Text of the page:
The Electronic Intifada / April 18, 2023
Seldom does a week go by without the Holocaust being abused.
One abuse took place on Sunday when a march was held in Budapest – ostensibly to remember Hungarian Jews killed by the Nazis.
Prominent in the tribute was Yacov Hadas Handelsman, the ambassador of Israel to Hungary. He represents a state that has killed almost 100 Palestinians so far this year and more than 10,000 since the second intifada broke out in September 2000.
Pointing to crimes that took place during the 20th century is apparently the best way of getting away with crimes in the 21st.
At least, that tactic works for Israel.
On Saturday, its police assaulted Christians celebrating the Easter season in occupied Jerusalem. None of the participants in the Budapest march the following day appears to have protested against the assaults – or against Israel’s even worse attacks on Muslim worshippers during Ramadan.
It is a safe bet that Israel’s state violence did not cause any anguish for Katharina von Schnurbein, the European Union’s coordinator against anti-Semitism. She led the Budapest march, along with the aforementioned Israeli ambassador in Hungary.
Von Schnurbein has dropped strong hints that she is motivated by Christian Zionism. Followers of that perverse ideology think the Bible gives Israel permission to steal Palestine from the Palestinians.
Still spreading myths
The march was endorsed, too, by Olivér Várhelyi, Hungary’s member of the European Commission (the EU’s executive).
He is nominally in charge of managing relations with the EU’s neighboring countries. Under the “mission letter” he received from the European Commission when beginning his term in December 2019, he is expected to promote “respect for human rights and the rule of law.”
Regardless of whether those expectations were genuine, Várhelyi has not been living up to them.
He has recently held discussions with a number of pro-Israel lobby groups.
In January, for example, he met Ted Deutch, the new CEO of the American Jewish Committee.
A read-out from that conversation obtained following a freedom of information request describes it as “a positive and forward-looking exchange of views on matters of common interest.”
The list of those “matters” given was brief: EU-Israel relations, the fight against anti-Semitism and support for the Abraham Accords (normalization deals between Israel and several Arab countries). The read-out contained no specific reference to Israel’s violations of human rights.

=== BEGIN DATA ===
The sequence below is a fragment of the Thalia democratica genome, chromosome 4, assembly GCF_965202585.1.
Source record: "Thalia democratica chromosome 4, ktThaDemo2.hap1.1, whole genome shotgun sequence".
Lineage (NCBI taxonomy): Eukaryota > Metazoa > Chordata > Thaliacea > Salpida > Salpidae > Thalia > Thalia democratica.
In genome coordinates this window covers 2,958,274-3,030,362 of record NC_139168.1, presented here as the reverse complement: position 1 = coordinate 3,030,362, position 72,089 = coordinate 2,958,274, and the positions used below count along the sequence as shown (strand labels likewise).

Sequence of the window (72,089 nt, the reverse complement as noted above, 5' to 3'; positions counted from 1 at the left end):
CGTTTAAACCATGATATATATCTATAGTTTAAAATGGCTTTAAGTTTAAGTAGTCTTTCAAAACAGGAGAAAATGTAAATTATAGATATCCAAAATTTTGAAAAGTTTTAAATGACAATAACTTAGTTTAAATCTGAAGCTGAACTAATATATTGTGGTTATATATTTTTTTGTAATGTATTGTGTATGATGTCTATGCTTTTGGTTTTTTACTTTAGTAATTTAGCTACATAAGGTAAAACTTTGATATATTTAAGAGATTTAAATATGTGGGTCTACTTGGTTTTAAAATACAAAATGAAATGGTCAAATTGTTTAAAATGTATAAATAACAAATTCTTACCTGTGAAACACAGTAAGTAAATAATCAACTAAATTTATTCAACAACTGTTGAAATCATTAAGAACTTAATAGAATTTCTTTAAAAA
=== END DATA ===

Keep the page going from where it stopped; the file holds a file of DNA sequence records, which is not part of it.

About a month earlier, he met representatives of the Action and Protection League, a pro-Israel group formed in Budapest.
The read-out – see below – for that chat says: “A productive exchange was had on the implementation of the EU strategy on combating anti-Semitism and fostering Jewish life.”
There is no indication that Israel’s oppression of the Palestinians was raised during the “productive exchange.”
Far from defending Palestinian rights, Várhelyi has displayed immense cruelty in order to please the Israel lobby.
He has gone so far as to block aid to Palestinian hospitals over false allegations that books used in Palestinian schools were hostile toward Israel.
While the aid was eventually released, Várhelyi is still spreading myths about school books.
After he met the head of UNRWA, the UN agency for Palestine refugees, in March, Várhelyi tweeted that it “needs to lead by example.” He thereby insinuated – contrary to the established facts – that the schools run by the agency are preaching intolerance.
The reality is that Israel’s relentless aggression makes peace impossible.
Várhelyi has not been short of opportunities to tell Israel that its aggression must stop.
He has taken part in at least 12 meetings or conversations with representatives of Israel – as distinct from staff with pro-Israel lobby groups – since December 2019, the European Commission confirmed following an information request.
They included a “mission to Israel” – the term used by EU officials – which he undertook in March last year.
Every one of those discussions explored ways to strengthen EU-Israel relations, it would appear – from the admittedly limited details provided.
There has been much speculation lately about how Israel’s international standing could be damaged by the inclusion of fascists in its ruling coalition and the “turmoil” which their “reforms” could bring.
Oliver Várhelyi, by contrast, is maintaining a business as usual posture. That is not surprising.
No matter whether Israel has an extreme right or a more “liberal” government, he has proven to be its most steadfast ally at the highest echelons of the Brussels bureaucracy.
Israel can depend on him to keep things positive. Palestinians can expect him to remain cruel.
David Cronin is an associate editor of The Electronic Intifada; his books include Balfour’s Shadow: A Century of British Support for Zionism and Israel and Europe’s Alliance with Israel: Aiding the Occupation